Democratic damage control
Yet Biden’s presidency has not brought things back to their pre-Trump normalcy: Germany remains reluctant to rely on the United States as a long-term strategic partner, arguing for the Union European Union plays a more active role in planning its own future.
The appointment of a well-established scholar like Gutmann – especially one with extensive expertise in democracy issues – sends a signal that Biden is serious about his stated goal of strengthening democracies around the world. While at Penn and Princeton University, Gutmann published several books on democracy, with a particular focus on deliberative democracy, democratic education, and the challenges of political participation in multiethnic societies.
Gutmann “is an intellectual giant – she is arguably one of the two or three most prominent political philosophers on the American side since the Cold War,” said Jonathan Zimmerman, professor of history and education at Penn who expressed his support for Gutmann’s potential. administrative role. “Having someone whose expertise is in democracy makes a lot of sense at the moment if the United States is going to take the lead in this area … And Germany should be the most important ally in this area.”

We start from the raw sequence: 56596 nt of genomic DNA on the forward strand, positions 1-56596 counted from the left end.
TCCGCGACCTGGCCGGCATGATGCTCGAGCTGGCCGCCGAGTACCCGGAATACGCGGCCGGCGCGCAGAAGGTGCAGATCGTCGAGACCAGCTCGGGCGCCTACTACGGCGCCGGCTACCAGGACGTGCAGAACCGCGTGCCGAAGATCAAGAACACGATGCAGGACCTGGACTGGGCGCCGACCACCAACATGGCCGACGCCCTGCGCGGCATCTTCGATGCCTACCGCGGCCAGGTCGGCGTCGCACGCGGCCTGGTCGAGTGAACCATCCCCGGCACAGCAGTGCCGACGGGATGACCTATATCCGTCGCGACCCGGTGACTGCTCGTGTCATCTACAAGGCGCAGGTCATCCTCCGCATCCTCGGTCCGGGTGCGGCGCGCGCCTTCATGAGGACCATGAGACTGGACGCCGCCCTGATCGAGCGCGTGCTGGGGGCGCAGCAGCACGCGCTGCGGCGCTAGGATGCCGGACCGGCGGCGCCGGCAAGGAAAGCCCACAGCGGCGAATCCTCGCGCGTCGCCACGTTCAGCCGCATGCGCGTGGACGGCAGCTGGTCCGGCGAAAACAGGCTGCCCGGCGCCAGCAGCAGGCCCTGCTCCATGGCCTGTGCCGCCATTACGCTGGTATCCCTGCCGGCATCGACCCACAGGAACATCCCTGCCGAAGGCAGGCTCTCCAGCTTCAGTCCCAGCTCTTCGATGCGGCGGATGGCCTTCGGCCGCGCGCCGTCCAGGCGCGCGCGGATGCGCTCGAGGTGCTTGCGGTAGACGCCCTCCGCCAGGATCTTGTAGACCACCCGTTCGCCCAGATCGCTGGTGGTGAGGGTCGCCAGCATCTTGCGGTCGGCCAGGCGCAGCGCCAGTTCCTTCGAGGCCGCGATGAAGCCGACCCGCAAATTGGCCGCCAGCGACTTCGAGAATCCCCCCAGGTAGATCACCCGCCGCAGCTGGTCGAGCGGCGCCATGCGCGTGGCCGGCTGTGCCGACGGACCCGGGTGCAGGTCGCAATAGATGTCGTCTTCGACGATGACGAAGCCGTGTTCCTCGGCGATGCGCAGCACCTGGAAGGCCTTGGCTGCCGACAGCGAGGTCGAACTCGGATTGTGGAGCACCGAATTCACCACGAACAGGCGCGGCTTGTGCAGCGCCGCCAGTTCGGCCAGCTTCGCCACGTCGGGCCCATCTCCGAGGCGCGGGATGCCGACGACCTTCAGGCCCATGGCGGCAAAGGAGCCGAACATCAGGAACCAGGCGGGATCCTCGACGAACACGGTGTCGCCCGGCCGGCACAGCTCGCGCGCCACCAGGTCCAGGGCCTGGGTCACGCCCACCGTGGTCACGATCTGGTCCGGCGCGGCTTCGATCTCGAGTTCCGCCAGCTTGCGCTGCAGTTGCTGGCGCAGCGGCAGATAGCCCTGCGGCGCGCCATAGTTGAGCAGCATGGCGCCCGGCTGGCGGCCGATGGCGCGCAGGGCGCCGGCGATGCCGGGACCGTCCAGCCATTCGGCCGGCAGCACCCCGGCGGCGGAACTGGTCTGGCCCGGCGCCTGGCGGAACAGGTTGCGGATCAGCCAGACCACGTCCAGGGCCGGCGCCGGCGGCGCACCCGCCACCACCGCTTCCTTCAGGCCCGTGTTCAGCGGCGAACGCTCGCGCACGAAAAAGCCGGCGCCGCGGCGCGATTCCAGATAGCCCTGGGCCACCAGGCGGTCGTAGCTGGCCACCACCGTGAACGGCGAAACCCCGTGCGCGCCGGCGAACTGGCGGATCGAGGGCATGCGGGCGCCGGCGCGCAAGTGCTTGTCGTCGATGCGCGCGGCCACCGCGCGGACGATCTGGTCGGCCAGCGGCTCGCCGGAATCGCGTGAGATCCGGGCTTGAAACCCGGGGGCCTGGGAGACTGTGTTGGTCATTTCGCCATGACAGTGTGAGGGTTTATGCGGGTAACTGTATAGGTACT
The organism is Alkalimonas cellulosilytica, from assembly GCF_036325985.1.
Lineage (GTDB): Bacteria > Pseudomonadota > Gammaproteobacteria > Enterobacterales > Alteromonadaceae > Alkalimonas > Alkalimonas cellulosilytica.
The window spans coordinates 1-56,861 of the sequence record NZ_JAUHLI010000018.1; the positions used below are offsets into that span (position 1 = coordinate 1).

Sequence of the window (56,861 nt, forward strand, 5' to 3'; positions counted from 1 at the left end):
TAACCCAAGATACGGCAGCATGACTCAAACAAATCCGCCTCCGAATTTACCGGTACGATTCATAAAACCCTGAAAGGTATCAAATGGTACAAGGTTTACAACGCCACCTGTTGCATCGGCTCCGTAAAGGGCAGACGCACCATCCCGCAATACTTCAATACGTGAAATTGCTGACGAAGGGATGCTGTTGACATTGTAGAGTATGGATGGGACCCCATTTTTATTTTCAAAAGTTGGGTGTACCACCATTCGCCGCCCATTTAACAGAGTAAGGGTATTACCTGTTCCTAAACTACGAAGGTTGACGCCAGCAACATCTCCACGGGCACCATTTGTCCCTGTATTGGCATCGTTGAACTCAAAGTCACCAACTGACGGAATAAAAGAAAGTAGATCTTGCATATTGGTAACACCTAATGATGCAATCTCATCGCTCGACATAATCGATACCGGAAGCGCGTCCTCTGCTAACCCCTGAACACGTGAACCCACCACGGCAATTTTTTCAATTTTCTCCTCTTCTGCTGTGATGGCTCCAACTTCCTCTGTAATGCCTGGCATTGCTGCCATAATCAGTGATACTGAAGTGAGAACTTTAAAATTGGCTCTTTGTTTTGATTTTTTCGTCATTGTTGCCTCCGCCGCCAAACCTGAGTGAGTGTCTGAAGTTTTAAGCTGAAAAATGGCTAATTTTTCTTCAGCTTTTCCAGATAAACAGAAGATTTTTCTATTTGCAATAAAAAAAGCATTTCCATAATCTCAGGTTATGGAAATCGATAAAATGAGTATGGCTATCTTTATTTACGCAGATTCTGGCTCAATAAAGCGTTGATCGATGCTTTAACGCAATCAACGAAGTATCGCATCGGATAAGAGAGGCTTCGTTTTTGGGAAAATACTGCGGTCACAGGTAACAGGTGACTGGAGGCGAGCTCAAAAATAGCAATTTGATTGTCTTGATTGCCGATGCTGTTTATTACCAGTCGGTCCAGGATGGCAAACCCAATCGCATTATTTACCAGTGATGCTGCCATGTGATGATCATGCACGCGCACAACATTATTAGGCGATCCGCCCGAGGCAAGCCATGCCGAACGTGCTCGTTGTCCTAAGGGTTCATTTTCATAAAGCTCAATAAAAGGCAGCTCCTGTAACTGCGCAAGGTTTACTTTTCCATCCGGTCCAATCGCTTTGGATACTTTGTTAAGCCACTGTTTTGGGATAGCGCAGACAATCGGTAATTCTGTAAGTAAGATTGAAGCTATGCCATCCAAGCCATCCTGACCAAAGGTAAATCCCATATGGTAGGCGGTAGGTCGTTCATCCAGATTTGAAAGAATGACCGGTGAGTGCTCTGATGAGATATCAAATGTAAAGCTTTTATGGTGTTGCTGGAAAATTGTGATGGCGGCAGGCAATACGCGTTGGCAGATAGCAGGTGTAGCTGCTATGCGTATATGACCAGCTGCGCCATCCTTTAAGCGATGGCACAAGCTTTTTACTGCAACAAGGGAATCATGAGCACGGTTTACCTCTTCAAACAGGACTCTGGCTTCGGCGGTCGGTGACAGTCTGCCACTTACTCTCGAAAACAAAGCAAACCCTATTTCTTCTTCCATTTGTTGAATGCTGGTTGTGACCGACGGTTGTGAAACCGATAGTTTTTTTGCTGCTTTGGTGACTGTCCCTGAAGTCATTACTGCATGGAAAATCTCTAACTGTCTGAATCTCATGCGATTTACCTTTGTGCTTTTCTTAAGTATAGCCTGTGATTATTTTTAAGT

But without specific experience in transatlantic relations or European affairs, Gutmann will have to walk a fine line at a tenuous time for one of America’s most important diplomatic partners: to simultaneously control the damage of the Trump years, and still push German officials on thorny topics like increased defense spending and Nord Stream 2, a gas pipeline connecting Russia to Germany that the United States and some European countries say will embolden Moscow geopolitically.
German officials “are going to be very happy to have a cooperative partner again and not to walk on eggshells when it comes to Washington,” said David-Wilp of the German Marshall Fund. At the same time, she added, “I think the Biden administration wants to know where Germany is at… This balance, which has been happening for quite a long time now, is not sustainable.”